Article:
Tim Schneider, the new Chairman of the Illinois Republican Party revved up the troops, Tuesday night at the Woodstock VFW.
Stan Bond, the State Central Committeeman from the 14th Congressional District (Randy Hultgren’s) and Brian Colgan, Peter Roskam’s 6th District Committeeman also spoke to the Central Committee and guests.
Schneider said that Bond had “been on me since Day 1” to put together a precinct captain, committeeman training session.
“This year we’ve going to be organized.
“We’re going to deliver a message and we’re going to win the election.”
Schneider talked about the 67% income tax hike that the Democrats passed and Governor Pat Quinn signed after the 2010 election.
“We’ve gone deeper into the abyss since Pat Quinn was elected,” Schneider said.
Schneider has a connection to McHenry County, owning the Golf Course of Illinois in Algonquin.
He told of getting started in politics by winning a race for Hanover Township Trustee in 1984. He subsequently discovered that the Township Road Commissioner was stealing gasoline from the Township pump.
In 1997, Schneider ran against the incumbent and, despite being told he “couldn’t win,” beat him.
“I love it when they say, ‘You can’t win.'”
When he won election to the Cook County Board of Commissioners, he left the road district with a $2 million surplus, his biography says.
Schneider listed the priorities for the fall election:
- Get Bruce Rauner elected Governor and get Republicans elected up and down the ticker
- Lower taxes, less waste
- Promote a booming economy
- Quality education
- Term limits
“Bruce recognizes the value in you,” the State Chairman said to the Republican Precinct Committeemen.
Schneider recognized Democratic Party Chairman Mike Madigan’s political ability.
“They’re not very good at governing, but they’re really good at winning elections.”
Quinn’s budget is giving education $600 million less now than when he took office, Schneider said.
“Let’s elect a guy who can tell the truth,” he said in conclusion.
“I’m going to do everything I can to lead this party to victory in November.”
State Rep. David McSweeney gave a rousing speech hitting virtually all of the hot button issues.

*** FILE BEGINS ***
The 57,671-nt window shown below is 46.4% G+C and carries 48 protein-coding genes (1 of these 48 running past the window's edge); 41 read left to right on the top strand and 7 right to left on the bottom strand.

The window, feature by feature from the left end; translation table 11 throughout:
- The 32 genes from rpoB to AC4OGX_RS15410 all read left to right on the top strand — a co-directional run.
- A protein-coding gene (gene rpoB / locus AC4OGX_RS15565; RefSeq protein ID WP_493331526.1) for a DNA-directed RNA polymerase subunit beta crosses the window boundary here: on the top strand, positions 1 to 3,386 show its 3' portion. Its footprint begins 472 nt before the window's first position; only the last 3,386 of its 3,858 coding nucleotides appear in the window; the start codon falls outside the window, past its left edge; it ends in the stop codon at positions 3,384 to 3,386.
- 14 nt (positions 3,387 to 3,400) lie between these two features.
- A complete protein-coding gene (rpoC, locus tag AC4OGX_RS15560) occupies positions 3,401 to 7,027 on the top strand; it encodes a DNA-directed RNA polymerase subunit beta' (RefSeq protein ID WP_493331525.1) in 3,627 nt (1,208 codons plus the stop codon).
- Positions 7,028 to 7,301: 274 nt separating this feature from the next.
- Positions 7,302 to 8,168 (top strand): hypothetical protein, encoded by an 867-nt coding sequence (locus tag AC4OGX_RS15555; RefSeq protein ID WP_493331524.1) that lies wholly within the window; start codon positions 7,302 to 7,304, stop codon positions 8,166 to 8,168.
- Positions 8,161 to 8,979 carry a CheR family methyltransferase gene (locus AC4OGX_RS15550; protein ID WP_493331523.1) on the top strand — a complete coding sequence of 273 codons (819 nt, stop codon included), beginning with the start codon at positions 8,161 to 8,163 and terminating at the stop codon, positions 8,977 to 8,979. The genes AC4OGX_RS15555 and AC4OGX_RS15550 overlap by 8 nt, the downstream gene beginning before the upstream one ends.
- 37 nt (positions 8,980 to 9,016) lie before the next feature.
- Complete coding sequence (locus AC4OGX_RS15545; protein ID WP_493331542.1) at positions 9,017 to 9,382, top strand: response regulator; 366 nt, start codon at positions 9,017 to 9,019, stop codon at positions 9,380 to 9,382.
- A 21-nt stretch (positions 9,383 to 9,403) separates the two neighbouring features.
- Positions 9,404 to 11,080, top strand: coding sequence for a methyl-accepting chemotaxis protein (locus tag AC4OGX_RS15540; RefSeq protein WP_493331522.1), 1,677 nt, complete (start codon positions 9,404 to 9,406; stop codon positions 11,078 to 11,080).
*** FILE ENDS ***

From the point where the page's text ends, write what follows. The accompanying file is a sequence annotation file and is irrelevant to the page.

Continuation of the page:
“We need more taxpayers in Illinois,” he said forcefully.
“If we elect Madigan and Quinn again, they will destroy our state!”
McSweeney, who had to fight Madigan’s resources in the fall of 2012 in his run against Independent Dee Beaubien, is opposed by Democrat Bill Downs of Cary this year.
In other business, County GOP Chairman Sandy Salgado announced that over $30,000 had been raised.
She credited Mickey Schuch, whom she has appointed a Vice Chairman, with much of that effort.
“People are just fed up, especially the small businessmen,” Salgado said.
At that point Crystal Lake Precinct Committeeman Chuck Lutzow walked in and Salgado announced that the meeting had a quorum.
Referring to the money raised, Salgado pointed out that mailings eat up a lot of money.
She announced that a “fun, family-oriented” fundraiser was being planned for September, “bringing the family back to the Party in McHenry County. (I inferred that there will not be a golf outing this year.)
Vice Chairman Andrew Gasser explained precinct list availability and asked for volunteers who understand the ins and outs of the Excel spreadsheet system to run off lists.
Salgado announced what I took to be priorities for the fall election, starting with Bruce Rauner for Governor.
She added County Board candidates with Democratic Party opponents (District 1, 3 and 4) and State Representative candidate Steve Reick.
The Chairman pointed out that new Grafton Township Committeeman Christina Myers was the Communications Director of Republican candidate for Attorney General Paul Schimpf.
During member comments, State Rep. Barbara Wheeler told the group that House Speaker Madigan is requiring Democratic Party candidates to knock on doors fifty hours a week when the House in not in session. The number was reduced to twenty-five hours a week during the time the legislation was meeting. While on the floor they were expected to make a certain number of phone calls to advance their campaigns.
Wheeler told me later these were Madigan’s rules for those considered “investments,” that is, state reps where Madigan paid a lot of money–$400,000 to $500,000–to win the seat.
As the targeted Democrats go door-to-door they pass out a state government-paid piece of literature containing their names, e.g., an invitation to a Town Hall Meeting. She said the Democratic Party’s House targets could be identified by looking at the Democrats who voted, “No,” on the bill to make the Freedom of Information Act less friendly.
After Wheeler, long-time McHenry Township Committeeman and now Vice Chairman Steve Verr took the floor to argue we should be campaigning for Jim Oberweis, who is challenging U.S. Senator Dick Durbin.